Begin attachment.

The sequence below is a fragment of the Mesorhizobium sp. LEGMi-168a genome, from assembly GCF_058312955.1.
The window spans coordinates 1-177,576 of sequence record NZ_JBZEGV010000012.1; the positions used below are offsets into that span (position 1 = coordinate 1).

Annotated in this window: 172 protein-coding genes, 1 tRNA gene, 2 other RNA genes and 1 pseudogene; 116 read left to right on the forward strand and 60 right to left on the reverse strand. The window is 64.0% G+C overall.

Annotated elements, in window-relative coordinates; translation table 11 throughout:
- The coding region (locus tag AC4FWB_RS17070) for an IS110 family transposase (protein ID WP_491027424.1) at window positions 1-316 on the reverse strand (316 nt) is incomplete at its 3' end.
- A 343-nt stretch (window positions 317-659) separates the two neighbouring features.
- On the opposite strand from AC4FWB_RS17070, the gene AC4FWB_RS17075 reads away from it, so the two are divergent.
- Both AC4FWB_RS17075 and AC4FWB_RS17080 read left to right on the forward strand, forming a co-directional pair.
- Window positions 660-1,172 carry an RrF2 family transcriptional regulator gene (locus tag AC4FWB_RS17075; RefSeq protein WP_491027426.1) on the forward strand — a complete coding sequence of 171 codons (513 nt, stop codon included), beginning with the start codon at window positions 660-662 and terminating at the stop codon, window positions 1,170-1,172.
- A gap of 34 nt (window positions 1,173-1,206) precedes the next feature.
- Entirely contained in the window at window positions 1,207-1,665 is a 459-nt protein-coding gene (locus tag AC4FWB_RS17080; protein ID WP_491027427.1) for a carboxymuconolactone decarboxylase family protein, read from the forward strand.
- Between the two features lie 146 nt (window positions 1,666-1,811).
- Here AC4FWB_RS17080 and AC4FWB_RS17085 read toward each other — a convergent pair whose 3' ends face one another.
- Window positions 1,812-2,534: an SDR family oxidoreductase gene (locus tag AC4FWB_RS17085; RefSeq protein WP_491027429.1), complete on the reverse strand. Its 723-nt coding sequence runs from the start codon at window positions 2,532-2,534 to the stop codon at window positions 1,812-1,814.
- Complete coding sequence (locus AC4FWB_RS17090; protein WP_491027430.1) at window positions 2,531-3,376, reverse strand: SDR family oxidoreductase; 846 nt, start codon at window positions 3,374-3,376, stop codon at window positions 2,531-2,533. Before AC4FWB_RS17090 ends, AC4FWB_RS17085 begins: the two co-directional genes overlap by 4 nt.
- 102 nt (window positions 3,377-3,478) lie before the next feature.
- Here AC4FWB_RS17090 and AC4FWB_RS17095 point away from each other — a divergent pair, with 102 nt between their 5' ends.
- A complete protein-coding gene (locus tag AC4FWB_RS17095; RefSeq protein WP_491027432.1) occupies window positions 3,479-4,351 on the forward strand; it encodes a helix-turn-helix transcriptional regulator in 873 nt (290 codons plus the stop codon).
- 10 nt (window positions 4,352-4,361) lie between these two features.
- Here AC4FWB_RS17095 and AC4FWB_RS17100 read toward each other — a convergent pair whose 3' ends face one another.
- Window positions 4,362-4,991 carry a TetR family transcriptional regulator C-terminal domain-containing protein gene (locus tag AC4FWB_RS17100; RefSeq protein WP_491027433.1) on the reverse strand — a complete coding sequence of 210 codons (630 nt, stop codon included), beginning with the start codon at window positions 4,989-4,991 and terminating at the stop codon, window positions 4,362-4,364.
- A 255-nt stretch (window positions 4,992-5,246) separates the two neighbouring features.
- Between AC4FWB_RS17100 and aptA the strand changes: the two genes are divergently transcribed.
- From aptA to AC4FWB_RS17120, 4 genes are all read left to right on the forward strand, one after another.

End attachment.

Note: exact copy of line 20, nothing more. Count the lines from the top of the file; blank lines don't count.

- Here AC4FWB_RS17095 and AC4FWB_RS17100 read toward each other — a convergent pair whose 3' ends face one another.